The southern New Mexico congressional race is finally getting the national attention many have been expecting. With a major push by Democrats to take back control of the U.S. House of Representatives, the two women vying for the District 2 seat vacated this year by Rep. Steve Pearce are getting help from their national parties. That’s because the seat, long held by Republicans, is considered by national analysts as one that has a chance of flipping to Democratic control.
Democrat Xochitl Torres Small, a water lawyer from Las Cruces, and Republican Yvette
Herrell, a state lawmaker and real estate agent from Alamogordo, have each been subjected to attack ads by Democratic and Republican PACs hoping to boost their preferred candidate’s chances. And the Congressional Leadership Fund, which is endorsed by House Republicans, added the race to fall advertising reservations.
The Democratic Congressional Campaign Committee, chaired by New Mexico’s own Rep. Ben Ray Lujan, of District 3, supports Democratic candidates for the House. The DCCC released a video called “Trust” on Sept. 11 that said Herrell failed to list $440,000 in lease payments made by the state of New Mexico to her real estate company, Herrell Properties, in her financial disclosure statements.
The National Republican Congressional Committee, the GOP House PAC, responded Sept. 18 with its own attack against Torres Small. A press release touting the ad, called “Liberal Activist,” said House Minority Leader Nancy Pelosi is bankrolling Torres Small’s campaign and paints Torres Small as a “foot soldier for the radical left’s agenda.”
Breaking down the claims
“Trust”: The ad revives a charge by a Republican primary challenger that Herrell didn’t properly disclose state contracts the Taxation and Revenue and Environment Departments had to lease property from a business where she is a partner. The ad quotes an Albuquerque Journal editorial that called the lax disclosure “egregious.” The central claim in the ad is accurate. When the issue was first raised by the campaign of Hobbs businessman Monty Newman in April, the Associated Press reported that the contracts were not listed in Herrell’s disclosures. Since that time, Herrell has amended the financial disclosures to comply with state regulations, again according to the AP. Although the ad says Herrell’s record is “filled with controversy,” the ethics charge is the only one the DCCC video makes.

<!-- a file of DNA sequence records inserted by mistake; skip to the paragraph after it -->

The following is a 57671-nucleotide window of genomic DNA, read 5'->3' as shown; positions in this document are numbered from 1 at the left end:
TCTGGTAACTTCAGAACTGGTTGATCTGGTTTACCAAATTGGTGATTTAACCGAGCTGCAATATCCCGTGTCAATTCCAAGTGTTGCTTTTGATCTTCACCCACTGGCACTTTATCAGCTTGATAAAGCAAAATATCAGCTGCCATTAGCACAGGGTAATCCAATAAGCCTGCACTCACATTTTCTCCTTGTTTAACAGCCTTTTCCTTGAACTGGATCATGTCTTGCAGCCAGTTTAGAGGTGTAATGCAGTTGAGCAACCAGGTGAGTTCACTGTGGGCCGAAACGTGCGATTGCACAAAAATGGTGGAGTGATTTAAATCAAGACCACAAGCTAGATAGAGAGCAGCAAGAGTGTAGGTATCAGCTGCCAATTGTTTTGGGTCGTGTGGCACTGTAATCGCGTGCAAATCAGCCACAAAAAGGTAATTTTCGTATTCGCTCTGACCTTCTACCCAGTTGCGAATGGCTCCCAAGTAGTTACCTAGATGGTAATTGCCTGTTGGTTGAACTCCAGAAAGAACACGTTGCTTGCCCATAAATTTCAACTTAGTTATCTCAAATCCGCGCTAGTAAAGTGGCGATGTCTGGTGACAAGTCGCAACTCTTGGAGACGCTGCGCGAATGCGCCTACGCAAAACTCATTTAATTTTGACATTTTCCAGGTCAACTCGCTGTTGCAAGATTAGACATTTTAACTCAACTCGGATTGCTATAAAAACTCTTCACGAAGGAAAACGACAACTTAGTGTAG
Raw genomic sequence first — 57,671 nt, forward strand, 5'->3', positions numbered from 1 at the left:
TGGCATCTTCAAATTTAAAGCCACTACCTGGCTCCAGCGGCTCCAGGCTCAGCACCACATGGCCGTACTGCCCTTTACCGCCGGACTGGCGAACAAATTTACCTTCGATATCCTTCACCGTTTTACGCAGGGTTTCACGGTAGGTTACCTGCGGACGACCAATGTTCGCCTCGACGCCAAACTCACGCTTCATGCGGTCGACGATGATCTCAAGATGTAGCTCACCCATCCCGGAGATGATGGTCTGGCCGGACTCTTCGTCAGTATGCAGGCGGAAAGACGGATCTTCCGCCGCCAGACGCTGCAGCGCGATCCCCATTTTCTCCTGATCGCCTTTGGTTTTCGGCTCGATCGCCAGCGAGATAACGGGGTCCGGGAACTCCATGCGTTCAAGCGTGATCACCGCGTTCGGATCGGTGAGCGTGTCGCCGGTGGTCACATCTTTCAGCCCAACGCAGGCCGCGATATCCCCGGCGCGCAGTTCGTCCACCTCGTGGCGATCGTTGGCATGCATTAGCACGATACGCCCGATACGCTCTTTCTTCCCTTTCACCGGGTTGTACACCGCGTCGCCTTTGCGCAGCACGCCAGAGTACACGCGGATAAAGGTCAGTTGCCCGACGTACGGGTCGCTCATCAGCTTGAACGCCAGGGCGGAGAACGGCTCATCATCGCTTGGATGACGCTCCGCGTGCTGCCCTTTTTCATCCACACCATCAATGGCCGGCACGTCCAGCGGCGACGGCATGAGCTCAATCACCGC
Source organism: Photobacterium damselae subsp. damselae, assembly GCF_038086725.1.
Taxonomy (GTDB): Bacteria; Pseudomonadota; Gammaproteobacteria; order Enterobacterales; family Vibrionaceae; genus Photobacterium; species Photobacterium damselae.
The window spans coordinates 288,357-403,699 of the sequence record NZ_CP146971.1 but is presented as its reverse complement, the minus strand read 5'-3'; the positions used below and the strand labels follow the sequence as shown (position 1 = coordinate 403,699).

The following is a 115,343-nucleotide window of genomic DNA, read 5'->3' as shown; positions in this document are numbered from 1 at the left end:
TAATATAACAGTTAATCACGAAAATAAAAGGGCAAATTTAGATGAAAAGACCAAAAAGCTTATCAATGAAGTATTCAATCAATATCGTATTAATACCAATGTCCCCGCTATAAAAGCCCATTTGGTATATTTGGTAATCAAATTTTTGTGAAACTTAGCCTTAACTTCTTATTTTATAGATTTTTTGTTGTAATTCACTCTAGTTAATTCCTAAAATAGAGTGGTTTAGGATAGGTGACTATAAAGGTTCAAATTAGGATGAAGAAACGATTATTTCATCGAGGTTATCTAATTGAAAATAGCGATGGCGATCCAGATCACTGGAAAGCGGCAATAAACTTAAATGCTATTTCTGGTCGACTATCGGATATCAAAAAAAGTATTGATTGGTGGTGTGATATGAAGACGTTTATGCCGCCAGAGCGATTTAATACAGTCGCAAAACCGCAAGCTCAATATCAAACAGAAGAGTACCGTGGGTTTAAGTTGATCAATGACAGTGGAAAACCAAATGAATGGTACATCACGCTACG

“Liberal Activist”: This ad is much less specific than the Herrell attack ad, seeking to brand Torres Small as part of a wave of liberals “on the march.” The main claim is that Torres Small has the support of House Minority Leader Nancy Pelosi because, among other things, she will back a “total government takeover of health care.” This claim is misleading on two fronts. Neither Pelosi nor Torres Small has endorsed government-provided health care, or “Medicare for All.” The Las Cruces Sun-News story cited in the ad says Torres Small’s primary opponent, Mad Hildebrandt, supported universal health care. In the story, and on her website, Torres Small said she wanted to protect the Affordable Care Act, and work for access to affordable health coverage, particularly in rural areas. Torres Small has received $10,000 from the Pelosi-affiliated PAC to the Future.
Breaking down the money
Torres Small had a lot more cash on hand at the end of June going into the general election, according to data from Center for Responsive Politics and the Federal Election Commission. But there have been almost three months since then for Herrell to catch up in the money race. The next reports won’t be filed until October.
As of June 30, Torres Small had raised $928,419 and spent $432,438. That left her $495,980 cash on hand, nearly five times more than her opponent.
As for who’s giving, according to the Center for Responsive Politics, about 20 percent of Torres Small’s contributors are small donors, those who’ve given $200 or less, and 23 percent comes from political action committees — $215,625. Herrell reported raising $512,610 as of June 30. She had spent $412,316 and had $100,294 cash on hand. Five percent comes from small donors ($200 or less), and about 13 percent of Herrell’s contributors are PACs. The balance of their accounts come from large donors, a mix of individual contributors and businesses. Top industries include oil and gas, and agriculture for Herrell, and attorneys and educators for Torres Small.
A recent Albuquerque Journal poll done by New Mexico pollster Research & Polling Inc. showed Herrell with a convincing lead of 48 percent to 41 percent. A live poll by the New York Times found Torres Small ahead by 1 point, 46 percent to 45 percent, but well within the 5 percentage point margin of error. National groups that track the chances of candidates, like the Cook Political Report, currently have the race at too close to call, with Cook this week moving it from “lean Republican” to “Republican toss up.”
Ximena Tapia is New Mexico In Depth’s southern New Mexico academic fellow for 2018/2019. Reach her at firstname.lastname@example.org. Read more about the fellowship here.